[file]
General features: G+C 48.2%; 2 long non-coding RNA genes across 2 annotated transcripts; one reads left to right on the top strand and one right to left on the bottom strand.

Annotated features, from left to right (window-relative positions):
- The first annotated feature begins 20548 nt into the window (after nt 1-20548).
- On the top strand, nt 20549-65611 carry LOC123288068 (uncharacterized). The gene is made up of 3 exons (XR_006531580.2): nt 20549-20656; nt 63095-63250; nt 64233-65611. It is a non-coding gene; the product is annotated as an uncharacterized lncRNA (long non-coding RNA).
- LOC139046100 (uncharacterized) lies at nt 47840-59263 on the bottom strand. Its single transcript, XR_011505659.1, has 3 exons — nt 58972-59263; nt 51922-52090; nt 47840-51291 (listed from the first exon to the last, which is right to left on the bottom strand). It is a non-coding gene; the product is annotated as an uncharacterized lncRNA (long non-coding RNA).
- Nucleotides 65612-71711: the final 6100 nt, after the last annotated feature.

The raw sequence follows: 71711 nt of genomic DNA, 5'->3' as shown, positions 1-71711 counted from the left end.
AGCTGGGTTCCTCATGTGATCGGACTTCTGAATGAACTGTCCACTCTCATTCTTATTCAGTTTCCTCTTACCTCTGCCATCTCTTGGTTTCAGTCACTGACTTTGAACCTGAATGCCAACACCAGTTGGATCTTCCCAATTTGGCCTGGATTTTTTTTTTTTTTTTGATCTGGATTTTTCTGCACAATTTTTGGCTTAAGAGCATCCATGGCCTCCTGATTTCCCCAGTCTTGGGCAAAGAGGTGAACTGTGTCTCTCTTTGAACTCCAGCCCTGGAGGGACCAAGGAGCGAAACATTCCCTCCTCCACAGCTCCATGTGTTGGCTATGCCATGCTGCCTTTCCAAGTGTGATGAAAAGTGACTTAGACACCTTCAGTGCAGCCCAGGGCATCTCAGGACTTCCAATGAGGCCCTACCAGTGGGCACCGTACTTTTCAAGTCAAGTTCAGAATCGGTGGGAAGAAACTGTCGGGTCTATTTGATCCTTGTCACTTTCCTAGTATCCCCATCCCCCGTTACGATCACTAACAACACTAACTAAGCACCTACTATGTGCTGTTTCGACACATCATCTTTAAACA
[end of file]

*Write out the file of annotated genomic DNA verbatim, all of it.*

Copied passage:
General features: G+C 48.2%; 2 long non-coding RNA genes across 2 annotated transcripts; one reads left to right on the top strand and one right to left on the bottom strand.

Annotated features, from left to right (window-relative positions):
- The first annotated feature begins 20548 nt into the window (after nt 1-20548).
- On the top strand, nt 20549-65611 carry LOC123288068 (uncharacterized). The gene is made up of 3 exons (XR_006531580.2): nt 20549-20656; nt 63095-63250; nt 64233-65611. It is a non-coding gene; the product is annotated as an uncharacterized lncRNA (long non-coding RNA).
- LOC139046100 (uncharacterized) lies at nt 47840-59263 on the bottom strand. Its single transcript, XR_011505659.1, has 3 exons — nt 58972-59263; nt 51922-52090; nt 47840-51291 (listed from the first exon to the last, which is right to left on the bottom strand). It is a non-coding gene; the product is annotated as an uncharacterized lncRNA (long non-coding RNA).
- Nucleotides 65612-71711: the final 6100 nt, after the last annotated feature.

The raw sequence follows: 71711 nt of genomic DNA, 5'->3' as shown, positions 1-71711 counted from the left end.
AGCTGGGTTCCTCATGTGATCGGACTTCTGAATGAACTGTCCACTCTCATTCTTATTCAGTTTCCTCTTACCTCTGCCATCTCTTGGTTTCAGTCACTGACTTTGAACCTGAATGCCAACACCAGTTGGATCTTCCCAATTTGGCCTGGATTTTTTTTTTTTTTTTGATCTGGATTTTTCTGCACAATTTTTGGCTTAAGAGCATCCATGGCCTCCTGATTTCCCCAGTCTTGGGCAAAGAGGTGAACTGTGTCTCTCTTTGAACTCCAGCCCTGGAGGGACCAAGGAGCGAAACATTCCCTCCTCCACAGCTCCATGTGTTGGCTATGCCATGCTGCCTTTCCAAGTGTGATGAAAAGTGACTTAGACACCTTCAGTGCAGCCCAGGGCATCTCAGGACTTCCAATGAGGCCCTACCAGTGGGCACCGTACTTTTCAAGTCAAGTTCAGAATCGGTGGGAAGAAACTGTCGGGTCTATTTGATCCTTGTCACTTTCCTAGTATCCCCATCCCCCGTTACGATCACTAACAACACTAACTAAGCACCTACTATGTGCTGTTTCGACACATCATCTTTAAACA